The Turnaround

Heading into training camp, there was little reason to believe the defensive side of the ball would be in anyway improved.

Tyson Jackson and his former LSU roommate Glenn Dorsey were already flashing the "LSU bust" label. Jarrad Page was becoming an increasingly concerning story as his holdout had begun to unravel by the day. And the Chiefs linebackers of ‘09 were headlined by the lack of play by Derrick Johnson.

Fast-forward two months and the unit is sending a message that is echoing throughout Chiefs nation: this defense is back!

Much of the credit goes to new defensive coordinator Romeo Crennel, but credit might not be enough. This man deserves coach of the year honors for turning around a defense from one of the worst in the league to one that the Chiefs have leaned on in back-to-back victories. And to boot, he did it with the same set of players.

Well, not quite.

Though I agree that Crennel deserves most if not all the credit for turning around this defensive squad, his touch has manifested itself in how he has utilized the players he was given. The Chiefs' biggest free agent acquisition this past offseason was journeyman NT/DE Shaun Smith, who hardly broke the bank. Other than the addition of rookie safeties Eric Berry and Kendrick Lewis, Crennel was able to create an entirely new defense out of, for the most part, the same group of players from ‘09.

After two games last year, the Chiefs top five tacklers were, in order, Mike Brown (11), Tank Tyler (11), Mike Vrabel (10), Maurice Leggett (8), and Demorrio Williams (8). Of those five, only Vrabel and Williams have registered tackles in 2010, with both combining for only seven. The Chiefs cut ties with Brown, traded Tyler, and placed Leggett on IR.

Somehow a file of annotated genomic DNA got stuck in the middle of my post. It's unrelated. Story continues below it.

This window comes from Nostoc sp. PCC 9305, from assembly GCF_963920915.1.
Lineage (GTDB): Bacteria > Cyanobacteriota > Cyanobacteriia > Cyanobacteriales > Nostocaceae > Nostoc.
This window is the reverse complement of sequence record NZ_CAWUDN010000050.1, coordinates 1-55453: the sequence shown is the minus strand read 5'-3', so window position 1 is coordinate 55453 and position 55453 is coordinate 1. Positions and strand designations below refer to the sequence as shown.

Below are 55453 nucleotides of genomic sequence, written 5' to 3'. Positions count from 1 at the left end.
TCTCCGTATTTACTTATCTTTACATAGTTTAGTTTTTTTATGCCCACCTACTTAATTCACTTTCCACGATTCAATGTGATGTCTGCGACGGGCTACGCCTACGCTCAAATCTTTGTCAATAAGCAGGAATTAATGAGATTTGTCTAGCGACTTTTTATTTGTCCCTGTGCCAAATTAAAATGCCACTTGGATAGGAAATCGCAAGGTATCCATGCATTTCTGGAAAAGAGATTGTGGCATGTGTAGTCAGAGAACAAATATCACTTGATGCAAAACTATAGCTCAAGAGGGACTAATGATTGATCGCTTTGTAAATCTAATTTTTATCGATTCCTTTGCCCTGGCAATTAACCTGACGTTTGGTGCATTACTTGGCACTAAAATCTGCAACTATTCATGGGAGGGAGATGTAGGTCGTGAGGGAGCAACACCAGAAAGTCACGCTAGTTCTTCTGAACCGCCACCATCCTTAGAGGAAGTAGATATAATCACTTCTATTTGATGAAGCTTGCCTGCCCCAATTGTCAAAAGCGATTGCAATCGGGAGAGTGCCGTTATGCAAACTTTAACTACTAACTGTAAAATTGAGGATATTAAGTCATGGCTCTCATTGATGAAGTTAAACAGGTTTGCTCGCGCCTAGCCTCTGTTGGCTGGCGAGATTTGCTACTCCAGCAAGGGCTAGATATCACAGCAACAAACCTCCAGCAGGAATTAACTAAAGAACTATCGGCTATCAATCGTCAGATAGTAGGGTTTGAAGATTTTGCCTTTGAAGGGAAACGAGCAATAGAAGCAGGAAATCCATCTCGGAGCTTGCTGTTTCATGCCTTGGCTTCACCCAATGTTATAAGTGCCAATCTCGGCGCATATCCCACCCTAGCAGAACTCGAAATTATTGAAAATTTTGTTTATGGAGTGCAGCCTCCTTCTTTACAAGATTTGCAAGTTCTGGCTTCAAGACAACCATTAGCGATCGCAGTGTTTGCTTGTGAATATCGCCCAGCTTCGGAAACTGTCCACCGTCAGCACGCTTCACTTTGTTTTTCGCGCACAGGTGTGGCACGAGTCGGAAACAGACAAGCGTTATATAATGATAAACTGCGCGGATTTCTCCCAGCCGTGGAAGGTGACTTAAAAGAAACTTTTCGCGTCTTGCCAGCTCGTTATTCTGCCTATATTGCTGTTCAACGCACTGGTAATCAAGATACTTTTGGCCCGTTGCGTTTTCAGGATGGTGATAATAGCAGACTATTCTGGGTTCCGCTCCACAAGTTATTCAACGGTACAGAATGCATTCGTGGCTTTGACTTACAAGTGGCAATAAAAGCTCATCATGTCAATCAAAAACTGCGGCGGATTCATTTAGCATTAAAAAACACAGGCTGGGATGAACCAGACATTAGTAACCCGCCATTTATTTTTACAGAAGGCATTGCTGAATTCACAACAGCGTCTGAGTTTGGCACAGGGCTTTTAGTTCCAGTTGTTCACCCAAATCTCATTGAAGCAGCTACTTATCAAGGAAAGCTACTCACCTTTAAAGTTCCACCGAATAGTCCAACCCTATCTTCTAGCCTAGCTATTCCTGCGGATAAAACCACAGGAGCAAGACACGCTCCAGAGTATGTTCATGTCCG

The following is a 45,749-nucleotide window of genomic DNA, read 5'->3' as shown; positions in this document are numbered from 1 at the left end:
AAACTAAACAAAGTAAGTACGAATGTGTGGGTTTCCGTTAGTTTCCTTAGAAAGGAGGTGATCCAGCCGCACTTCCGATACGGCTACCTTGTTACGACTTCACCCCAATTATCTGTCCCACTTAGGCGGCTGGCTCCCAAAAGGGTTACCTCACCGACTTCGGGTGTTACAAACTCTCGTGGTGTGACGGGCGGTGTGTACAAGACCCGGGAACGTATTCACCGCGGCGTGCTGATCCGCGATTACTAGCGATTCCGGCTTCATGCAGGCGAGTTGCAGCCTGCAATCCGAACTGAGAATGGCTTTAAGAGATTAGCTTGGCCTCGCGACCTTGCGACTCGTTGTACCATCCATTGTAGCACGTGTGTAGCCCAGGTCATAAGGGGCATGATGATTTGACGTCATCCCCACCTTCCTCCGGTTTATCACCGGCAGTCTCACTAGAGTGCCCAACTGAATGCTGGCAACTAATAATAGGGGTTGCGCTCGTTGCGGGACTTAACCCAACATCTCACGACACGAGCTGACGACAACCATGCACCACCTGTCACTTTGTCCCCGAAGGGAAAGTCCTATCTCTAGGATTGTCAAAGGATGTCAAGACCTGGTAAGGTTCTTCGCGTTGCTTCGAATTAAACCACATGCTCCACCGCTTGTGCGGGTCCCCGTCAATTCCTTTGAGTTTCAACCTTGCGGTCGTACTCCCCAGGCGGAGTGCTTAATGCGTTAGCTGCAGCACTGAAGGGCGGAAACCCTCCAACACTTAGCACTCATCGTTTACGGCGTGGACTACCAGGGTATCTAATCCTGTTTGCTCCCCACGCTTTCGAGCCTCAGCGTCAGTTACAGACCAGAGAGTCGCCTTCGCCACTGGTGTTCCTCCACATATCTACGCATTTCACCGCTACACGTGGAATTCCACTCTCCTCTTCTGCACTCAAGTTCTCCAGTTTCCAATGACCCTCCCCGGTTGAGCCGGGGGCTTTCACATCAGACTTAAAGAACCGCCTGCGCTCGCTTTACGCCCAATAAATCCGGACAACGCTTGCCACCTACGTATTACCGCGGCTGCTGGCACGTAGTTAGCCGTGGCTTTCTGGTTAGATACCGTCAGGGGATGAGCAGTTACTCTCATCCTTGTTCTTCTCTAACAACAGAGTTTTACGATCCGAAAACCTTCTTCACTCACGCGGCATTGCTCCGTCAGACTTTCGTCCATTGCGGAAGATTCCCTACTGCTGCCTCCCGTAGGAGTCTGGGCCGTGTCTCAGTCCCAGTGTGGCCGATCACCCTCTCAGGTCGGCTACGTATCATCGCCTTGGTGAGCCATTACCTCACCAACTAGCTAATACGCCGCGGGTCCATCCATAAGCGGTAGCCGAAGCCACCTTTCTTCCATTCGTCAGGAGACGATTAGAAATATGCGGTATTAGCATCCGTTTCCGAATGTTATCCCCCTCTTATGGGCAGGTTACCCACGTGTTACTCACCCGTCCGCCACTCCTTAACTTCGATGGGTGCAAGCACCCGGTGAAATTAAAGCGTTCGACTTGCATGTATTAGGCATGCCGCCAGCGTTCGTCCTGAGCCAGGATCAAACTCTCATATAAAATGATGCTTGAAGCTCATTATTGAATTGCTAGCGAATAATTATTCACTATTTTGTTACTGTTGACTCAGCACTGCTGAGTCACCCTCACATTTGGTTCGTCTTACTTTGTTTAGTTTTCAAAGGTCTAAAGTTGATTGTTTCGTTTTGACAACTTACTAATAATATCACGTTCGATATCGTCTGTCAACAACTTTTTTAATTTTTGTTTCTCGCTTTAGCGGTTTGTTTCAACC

The top five in 2010 looks a whole lot different with the resurgent Derrick Johnson leading the team with 19 tackles. That's right, 19 from the same Johnson that road the pine for the majority of ‘09 and only registered 10 tackles in the entire first half of the season. If DJ continues at this rate, he will be on pace to tie last season's NFL tackle leader Patrick Willis (SF) with 152 tackles. That kind of turnaround could be good for the comeback player of the year award, which should be labeled with an asterisk crediting Crennel.

But Johnson isn't the only player that Crennel should be credited for turning around. The biggest difference from ‘09 to ‘10 is the play upfront from the big men. Ron Edwards, Shaun Smith, and Glenn Dorsey are all tied for fourth on the Chiefs' tackles list with eight a piece.

Even though he sat on the bench last Sunday, Tyson Jackson has also improved his tackle totals with six on Monday night before suffering a knee injury. Considering Jackson only averaged 1.6 tackles per game in 2010, this is one hell of an improvement.

The addition of Eric Berry and his 13 tackles, good for second on the team, has also been a big reason for the drastic about-face. The young safety is already becoming a terror against the run and it is only a matter of time before he catches up to the speed of the NFL receivers in pass coverage. Once he does, Berry could very quickly become one of the best safeties in the league.

Jovan Belcher is another young player with tremendous upside that Crennel seems to be harnessing. Belcher's 11 tackles are good for third on the team. Considering the second-year undrafted linebacker has only started three games in his career, I'd say Crennel deserves a significant portion of the praise on this one as well.

Regardless of who is to credit for this drastic turnaround, this defense has shown up in 2010 with a new face and a new attitude. And as the Chiefs host the fiery Mike Singletary-led 49ers at Arrowhead on Sunday, the NFL should be poised to take notice.

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